Dress thus becomes integrated into the theme of illusion and reality with which is novel is largely concerned. Jane's sense of unreality towards her impending marriage focuses on the pearly wedding gown and transparent veil; the "white dream". The Lowood black frock is reality, the other is pure illusion. The dream's fragility is signified by the act of tearing the veil, performed by the figure who is the secret barrier between Jane and happiness. Jane is a stranger to herself in the white dress, heridentity lost in a dream soon shattered. With the return to reality, she puts on the black dress. She realises thought theough this action and through thought recovers her self-konwledge, along with despair. she is moreh erself in the anxiety over the damage to her black dress after its soaking on the moors than in the gorgeous white one; that familiar image of wish-fulfilment. The satisfaction taken in being neat once more recalls the early Jane. The old cottage bonnet and shawl which she removes on her arrival at Ferndean are as much part of her identity as her quiet, firm manner.
The pattern of contrast btween the unobtrusively plain and the extravagantly ornate is a simple one in Jane Eyre ... It poses in a concrete form the two opposite forces of sincerity and hypocrisy ... However its directness argues some falseness to experience, for the sake of clear pattern. After all the showily-dressed woman may have her own integrity, and this was recognised by Charlotte Brontë.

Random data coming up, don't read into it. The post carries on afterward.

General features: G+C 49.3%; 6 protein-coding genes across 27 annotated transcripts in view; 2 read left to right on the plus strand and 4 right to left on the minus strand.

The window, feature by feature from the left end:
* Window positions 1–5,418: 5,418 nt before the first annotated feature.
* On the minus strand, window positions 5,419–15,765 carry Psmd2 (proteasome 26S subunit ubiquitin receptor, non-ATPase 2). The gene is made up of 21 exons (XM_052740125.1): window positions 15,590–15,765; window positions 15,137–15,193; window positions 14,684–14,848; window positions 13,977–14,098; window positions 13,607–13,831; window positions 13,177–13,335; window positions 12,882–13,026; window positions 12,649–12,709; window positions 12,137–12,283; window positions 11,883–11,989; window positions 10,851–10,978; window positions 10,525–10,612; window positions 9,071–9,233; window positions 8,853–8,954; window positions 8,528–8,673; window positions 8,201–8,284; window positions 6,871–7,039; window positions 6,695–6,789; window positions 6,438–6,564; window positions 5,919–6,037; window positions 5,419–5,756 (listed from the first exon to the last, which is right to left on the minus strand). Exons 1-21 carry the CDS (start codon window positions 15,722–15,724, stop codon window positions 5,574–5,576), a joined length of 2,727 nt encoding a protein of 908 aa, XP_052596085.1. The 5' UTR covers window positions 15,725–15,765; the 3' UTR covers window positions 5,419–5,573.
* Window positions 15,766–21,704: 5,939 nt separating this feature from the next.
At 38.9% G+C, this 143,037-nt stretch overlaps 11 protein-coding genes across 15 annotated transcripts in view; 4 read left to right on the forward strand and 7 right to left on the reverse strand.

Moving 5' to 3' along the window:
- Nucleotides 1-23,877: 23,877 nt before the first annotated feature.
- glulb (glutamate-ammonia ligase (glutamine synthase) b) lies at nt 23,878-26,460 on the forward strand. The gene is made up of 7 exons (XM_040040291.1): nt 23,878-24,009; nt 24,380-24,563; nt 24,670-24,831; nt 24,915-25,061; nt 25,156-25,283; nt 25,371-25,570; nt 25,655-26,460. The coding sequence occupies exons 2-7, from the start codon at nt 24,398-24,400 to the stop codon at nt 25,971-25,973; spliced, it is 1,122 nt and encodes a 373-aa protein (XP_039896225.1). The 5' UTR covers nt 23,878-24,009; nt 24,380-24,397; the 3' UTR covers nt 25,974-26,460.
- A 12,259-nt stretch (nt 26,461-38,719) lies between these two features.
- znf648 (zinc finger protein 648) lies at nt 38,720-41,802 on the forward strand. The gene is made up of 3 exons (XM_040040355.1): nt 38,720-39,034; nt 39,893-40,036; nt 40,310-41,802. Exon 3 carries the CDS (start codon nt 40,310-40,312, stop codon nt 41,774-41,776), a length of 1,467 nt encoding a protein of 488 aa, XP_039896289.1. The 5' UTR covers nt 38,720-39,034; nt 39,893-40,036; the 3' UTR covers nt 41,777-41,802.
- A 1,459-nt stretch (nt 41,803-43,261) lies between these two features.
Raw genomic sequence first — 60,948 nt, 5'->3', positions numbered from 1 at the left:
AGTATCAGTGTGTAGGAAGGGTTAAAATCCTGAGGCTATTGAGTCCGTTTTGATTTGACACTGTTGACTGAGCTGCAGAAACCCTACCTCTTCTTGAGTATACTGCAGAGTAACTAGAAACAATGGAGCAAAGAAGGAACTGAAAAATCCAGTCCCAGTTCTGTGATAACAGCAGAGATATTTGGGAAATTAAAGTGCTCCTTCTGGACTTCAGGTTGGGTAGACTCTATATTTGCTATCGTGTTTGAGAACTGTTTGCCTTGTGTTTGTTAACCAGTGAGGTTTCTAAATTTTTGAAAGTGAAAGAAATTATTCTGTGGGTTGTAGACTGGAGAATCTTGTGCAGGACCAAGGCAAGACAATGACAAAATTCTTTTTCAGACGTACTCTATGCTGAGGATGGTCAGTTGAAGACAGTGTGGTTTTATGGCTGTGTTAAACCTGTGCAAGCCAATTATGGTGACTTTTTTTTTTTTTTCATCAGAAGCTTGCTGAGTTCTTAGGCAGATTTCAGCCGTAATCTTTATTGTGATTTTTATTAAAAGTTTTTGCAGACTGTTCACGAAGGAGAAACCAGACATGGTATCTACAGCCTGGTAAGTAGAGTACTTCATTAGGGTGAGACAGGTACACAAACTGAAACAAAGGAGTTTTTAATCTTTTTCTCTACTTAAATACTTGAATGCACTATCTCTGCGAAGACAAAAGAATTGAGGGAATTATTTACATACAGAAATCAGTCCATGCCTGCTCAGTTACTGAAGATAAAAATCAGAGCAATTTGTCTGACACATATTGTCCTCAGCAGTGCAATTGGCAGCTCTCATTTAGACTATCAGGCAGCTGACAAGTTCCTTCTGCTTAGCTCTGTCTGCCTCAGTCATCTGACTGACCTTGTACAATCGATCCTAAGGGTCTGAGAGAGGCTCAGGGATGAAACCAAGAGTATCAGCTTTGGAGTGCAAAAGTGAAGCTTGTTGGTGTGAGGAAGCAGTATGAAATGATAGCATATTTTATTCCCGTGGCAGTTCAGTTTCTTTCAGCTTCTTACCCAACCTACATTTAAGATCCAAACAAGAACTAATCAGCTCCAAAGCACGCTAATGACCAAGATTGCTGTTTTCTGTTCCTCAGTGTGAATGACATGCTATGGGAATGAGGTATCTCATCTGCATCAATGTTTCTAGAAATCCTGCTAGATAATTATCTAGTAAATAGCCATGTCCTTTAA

In Villette, however,
she had gained a closer hold on the complex relation between dress and inner qualities, together with the development of the ability to combine naturalistic description with metaphor. The logic behind this process is to convey a consistent idea about the nature of reality.

In the Professor, Frances is quietly and simply dressed. This theme persists in Jane Eyre and Shirley, but in the latter Charlotte realises brilliance in dress and facial characteristics need not mean shallowness and artificiality.
Dressing for the part again assumes central importance as a means of representing the hypocrisy rife in the world. This time, the crystallisation of the idea comes with the play production. All Lucy's antipathy to seeming other than she is emerges here. "To be dressed like a man did not please, and would not suit me," she declares. It is no mere whim or the fear of ridicule, but a deep sense of self-betrayal. The compromise, described in close detail, may seem an absurd affair, but Lucy's self-respect is salvaged nonetheless.